World Heritage politics flare up—this time over Jerusalem

July 6, 2017

When the World Heritage Convention was first created in 1972, it was the first international effort to recognize and protect both natural and cultural heritage from a global perspective. While the convention is the world’s most successful and popular one, with the most state signatories, it also occasionally is a forum for political clashes. In 2011, UNESCO, the UN entity that administers the World Heritage Centre, voted to admit Palestine as a member, resulting in an immediate withholding of funds from the United States (a situation that is still in effect). During the current on-going meeting of the World Heritage Committee in Krakow, Poland, a proposal was put forth ostensibly to help protect East Jerusalem and in particular the Old City, but the wording highlighted the political nature of the tinderbox that is the Middle East.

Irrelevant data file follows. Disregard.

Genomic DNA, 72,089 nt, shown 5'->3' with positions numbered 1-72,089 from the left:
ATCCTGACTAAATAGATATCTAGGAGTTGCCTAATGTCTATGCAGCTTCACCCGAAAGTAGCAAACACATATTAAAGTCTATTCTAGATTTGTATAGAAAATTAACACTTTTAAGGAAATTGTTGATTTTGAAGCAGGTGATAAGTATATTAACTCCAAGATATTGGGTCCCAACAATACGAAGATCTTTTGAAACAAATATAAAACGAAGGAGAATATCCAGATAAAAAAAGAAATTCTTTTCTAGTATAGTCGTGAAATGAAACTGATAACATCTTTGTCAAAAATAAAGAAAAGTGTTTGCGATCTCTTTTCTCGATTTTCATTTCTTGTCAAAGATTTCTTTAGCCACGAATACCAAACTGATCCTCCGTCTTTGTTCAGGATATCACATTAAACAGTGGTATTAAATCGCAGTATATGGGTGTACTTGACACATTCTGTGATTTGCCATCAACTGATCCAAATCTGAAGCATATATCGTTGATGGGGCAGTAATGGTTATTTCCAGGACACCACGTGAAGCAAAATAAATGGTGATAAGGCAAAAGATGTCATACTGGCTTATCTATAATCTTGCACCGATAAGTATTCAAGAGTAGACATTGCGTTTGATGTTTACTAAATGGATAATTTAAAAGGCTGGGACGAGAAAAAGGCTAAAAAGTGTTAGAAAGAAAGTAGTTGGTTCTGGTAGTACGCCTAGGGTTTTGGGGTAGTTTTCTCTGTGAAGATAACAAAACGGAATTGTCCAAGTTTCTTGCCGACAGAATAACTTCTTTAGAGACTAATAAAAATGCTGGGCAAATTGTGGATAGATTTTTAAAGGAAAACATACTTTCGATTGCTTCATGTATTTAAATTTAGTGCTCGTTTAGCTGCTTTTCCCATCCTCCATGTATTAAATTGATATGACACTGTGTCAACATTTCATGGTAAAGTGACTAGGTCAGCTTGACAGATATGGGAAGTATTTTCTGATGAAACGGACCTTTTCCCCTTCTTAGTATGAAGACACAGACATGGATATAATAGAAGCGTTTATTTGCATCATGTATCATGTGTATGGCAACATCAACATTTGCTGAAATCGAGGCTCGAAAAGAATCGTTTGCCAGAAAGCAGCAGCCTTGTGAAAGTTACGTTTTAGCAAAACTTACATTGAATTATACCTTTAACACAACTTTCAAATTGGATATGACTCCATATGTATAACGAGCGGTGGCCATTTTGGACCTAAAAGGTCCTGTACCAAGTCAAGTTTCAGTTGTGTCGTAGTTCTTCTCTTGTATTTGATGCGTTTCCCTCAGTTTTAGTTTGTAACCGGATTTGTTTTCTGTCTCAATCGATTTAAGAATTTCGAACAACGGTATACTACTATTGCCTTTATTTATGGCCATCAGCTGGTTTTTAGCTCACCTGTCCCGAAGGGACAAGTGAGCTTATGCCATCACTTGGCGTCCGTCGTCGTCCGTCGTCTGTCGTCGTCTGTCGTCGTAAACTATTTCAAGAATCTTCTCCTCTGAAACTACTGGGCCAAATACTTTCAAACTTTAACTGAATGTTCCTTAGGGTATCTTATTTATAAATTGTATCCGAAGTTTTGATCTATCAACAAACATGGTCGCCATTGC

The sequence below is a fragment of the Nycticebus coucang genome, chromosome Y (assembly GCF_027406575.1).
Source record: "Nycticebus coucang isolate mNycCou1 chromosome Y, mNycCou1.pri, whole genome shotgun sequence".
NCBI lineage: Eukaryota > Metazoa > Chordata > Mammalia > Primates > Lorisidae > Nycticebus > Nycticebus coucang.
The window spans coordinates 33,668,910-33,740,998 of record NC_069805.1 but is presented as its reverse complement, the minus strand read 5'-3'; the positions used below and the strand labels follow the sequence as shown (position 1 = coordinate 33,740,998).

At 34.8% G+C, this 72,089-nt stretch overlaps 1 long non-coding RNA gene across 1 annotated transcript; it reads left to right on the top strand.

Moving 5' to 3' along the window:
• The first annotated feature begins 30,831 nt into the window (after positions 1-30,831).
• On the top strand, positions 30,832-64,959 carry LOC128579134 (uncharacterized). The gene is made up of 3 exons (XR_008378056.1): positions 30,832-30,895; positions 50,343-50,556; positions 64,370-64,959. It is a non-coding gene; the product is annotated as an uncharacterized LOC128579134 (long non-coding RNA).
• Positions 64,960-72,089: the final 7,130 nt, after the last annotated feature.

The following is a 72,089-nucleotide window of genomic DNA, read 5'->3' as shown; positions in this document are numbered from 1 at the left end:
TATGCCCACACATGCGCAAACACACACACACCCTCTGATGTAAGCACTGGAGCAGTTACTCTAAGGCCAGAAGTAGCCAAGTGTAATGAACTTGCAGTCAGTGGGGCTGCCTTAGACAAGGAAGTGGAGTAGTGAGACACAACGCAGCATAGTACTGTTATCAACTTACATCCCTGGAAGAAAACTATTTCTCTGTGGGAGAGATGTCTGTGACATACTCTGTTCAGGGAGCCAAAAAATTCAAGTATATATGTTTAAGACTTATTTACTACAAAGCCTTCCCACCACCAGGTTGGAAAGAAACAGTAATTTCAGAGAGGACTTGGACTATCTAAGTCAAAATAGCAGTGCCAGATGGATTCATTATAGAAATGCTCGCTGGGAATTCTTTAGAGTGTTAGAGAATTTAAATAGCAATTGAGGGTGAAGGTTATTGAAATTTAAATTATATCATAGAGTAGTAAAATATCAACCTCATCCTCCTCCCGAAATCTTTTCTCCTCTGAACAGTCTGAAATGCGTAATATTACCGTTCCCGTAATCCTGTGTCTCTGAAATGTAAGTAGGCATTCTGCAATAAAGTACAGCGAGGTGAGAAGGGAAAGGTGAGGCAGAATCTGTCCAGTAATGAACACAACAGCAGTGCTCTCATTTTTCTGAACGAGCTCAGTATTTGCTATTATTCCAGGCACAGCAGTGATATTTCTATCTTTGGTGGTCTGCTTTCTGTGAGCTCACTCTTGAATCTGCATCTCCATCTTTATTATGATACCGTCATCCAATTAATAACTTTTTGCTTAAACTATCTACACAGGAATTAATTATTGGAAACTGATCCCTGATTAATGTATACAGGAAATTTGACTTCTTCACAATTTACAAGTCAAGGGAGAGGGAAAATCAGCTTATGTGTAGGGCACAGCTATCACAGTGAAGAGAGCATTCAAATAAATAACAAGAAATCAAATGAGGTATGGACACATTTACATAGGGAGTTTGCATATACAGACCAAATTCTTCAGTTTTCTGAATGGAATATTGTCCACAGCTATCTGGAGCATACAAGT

Read

Israel slams UNESCO vote that calls it 'occupying power’

By The Associated Press

ABC News

July 5, 2017

Please reload

Please reload

Recent Posts
Please reload

  • Facebook Social Icon
  • Twitter Social Icon
  • Pinterest Social Icon
  • LinkedIn Social Icon

Contact the International Heritage News Network at info @internationalheritagenews.com. The Privacy Policy for the International Heritage News Network has been compiled to better serve those who are concerned with how their 'Personally Identifiable Information' (PII) is being used online. Go to IHN Network Privacy Policy >

© 2016-2018  by the International Heritage News Network. All photos are the property of the

International Heritage News Network, unless otherwise noted.  Proudly created with Wix.com and grateful for the assistance of Christopher C. Celauro (see About the IHN Network).